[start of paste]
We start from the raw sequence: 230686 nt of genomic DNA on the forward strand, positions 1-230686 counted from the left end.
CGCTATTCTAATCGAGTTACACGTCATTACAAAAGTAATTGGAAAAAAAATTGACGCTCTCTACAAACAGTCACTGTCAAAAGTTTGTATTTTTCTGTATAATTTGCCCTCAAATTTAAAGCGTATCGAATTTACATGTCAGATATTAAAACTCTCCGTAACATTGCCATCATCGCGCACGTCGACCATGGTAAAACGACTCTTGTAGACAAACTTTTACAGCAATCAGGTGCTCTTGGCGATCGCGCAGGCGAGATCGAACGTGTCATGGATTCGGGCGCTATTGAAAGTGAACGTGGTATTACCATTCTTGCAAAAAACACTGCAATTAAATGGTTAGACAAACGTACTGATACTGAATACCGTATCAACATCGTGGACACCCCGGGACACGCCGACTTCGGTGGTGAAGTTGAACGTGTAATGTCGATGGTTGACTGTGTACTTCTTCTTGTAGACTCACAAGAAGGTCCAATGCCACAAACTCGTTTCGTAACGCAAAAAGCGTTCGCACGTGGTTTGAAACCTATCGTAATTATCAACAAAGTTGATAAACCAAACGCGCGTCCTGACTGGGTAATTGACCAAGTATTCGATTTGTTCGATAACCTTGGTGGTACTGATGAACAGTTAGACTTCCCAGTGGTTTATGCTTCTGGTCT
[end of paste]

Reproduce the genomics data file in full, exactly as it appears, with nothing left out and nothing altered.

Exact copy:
We start from the raw sequence: 230686 nt of genomic DNA on the forward strand, positions 1-230686 counted from the left end.
CGCTATTCTAATCGAGTTACACGTCATTACAAAAGTAATTGGAAAAAAAATTGACGCTCTCTACAAACAGTCACTGTCAAAAGTTTGTATTTTTCTGTATAATTTGCCCTCAAATTTAAAGCGTATCGAATTTACATGTCAGATATTAAAACTCTCCGTAACATTGCCATCATCGCGCACGTCGACCATGGTAAAACGACTCTTGTAGACAAACTTTTACAGCAATCAGGTGCTCTTGGCGATCGCGCAGGCGAGATCGAACGTGTCATGGATTCGGGCGCTATTGAAAGTGAACGTGGTATTACCATTCTTGCAAAAAACACTGCAATTAAATGGTTAGACAAACGTACTGATACTGAATACCGTATCAACATCGTGGACACCCCGGGACACGCCGACTTCGGTGGTGAAGTTGAACGTGTAATGTCGATGGTTGACTGTGTACTTCTTCTTGTAGACTCACAAGAAGGTCCAATGCCACAAACTCGTTTCGTAACGCAAAAAGCGTTCGCACGTGGTTTGAAACCTATCGTAATTATCAACAAAGTTGATAAACCAAACGCGCGTCCTGACTGGGTAATTGACCAAGTATTCGATTTGTTCGATAACCTTGGTGGTACTGATGAACAGTTAGACTTCCCAGTGGTTTATGCTTCTGGTCT